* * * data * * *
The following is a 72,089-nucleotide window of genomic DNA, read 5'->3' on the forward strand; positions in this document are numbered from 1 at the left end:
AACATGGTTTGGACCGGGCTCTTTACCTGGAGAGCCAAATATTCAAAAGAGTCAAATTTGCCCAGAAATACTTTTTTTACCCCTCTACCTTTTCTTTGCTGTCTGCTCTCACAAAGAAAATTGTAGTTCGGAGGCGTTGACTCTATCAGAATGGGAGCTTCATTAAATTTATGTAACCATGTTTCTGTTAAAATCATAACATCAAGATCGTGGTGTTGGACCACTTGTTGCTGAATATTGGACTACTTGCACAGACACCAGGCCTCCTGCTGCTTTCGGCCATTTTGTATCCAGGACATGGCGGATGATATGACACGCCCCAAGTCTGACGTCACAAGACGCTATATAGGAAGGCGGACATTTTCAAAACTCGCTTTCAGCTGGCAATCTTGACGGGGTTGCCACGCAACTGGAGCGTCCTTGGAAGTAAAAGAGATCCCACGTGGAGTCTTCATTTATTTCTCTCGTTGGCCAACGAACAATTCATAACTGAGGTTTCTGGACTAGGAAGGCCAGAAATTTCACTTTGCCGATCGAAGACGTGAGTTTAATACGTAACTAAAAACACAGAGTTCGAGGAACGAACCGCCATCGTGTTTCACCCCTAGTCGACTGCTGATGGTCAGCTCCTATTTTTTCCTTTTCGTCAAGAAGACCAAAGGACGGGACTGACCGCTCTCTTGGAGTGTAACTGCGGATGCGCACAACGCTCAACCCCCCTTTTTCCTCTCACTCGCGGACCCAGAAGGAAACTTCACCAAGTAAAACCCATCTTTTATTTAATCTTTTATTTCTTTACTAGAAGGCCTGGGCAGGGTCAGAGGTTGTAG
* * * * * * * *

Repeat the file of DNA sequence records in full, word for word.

The following is a 72,089-nucleotide window of genomic DNA, read 5'->3' on the forward strand; positions in this document are numbered from 1 at the left end:
AACATGGTTTGGACCGGGCTCTTTACCTGGAGAGCCAAATATTCAAAAGAGTCAAATTTGCCCAGAAATACTTTTTTTACCCCTCTACCTTTTCTTTGCTGTCTGCTCTCACAAAGAAAATTGTAGTTCGGAGGCGTTGACTCTATCAGAATGGGAGCTTCATTAAATTTATGTAACCATGTTTCTGTTAAAATCATAACATCAAGATCGTGGTGTTGGACCACTTGTTGCTGAATATTGGACTACTTGCACAGACACCAGGCCTCCTGCTGCTTTCGGCCATTTTGTATCCAGGACATGGCGGATGATATGACACGCCCCAAGTCTGACGTCACAAGACGCTATATAGGAAGGCGGACATTTTCAAAACTCGCTTTCAGCTGGCAATCTTGACGGGGTTGCCACGCAACTGGAGCGTCCTTGGAAGTAAAAGAGATCCCACGTGGAGTCTTCATTTATTTCTCTCGTTGGCCAACGAACAATTCATAACTGAGGTTTCTGGACTAGGAAGGCCAGAAATTTCACTTTGCCGATCGAAGACGTGAGTTTAATACGTAACTAAAAACACAGAGTTCGAGGAACGAACCGCCATCGTGTTTCACCCCTAGTCGACTGCTGATGGTCAGCTCCTATTTTTTCCTTTTCGTCAAGAAGACCAAAGGACGGGACTGACCGCTCTCTTGGAGTGTAACTGCGGATGCGCACAACGCTCAACCCCCCTTTTTCCTCTCACTCGCGGACCCAGAAGGAAACTTCACCAAGTAAAACCCATCTTTTATTTAATCTTTTATTTCTTTACTAGAAGGCCTGGGCAGGGTCAGAGGTTGTAG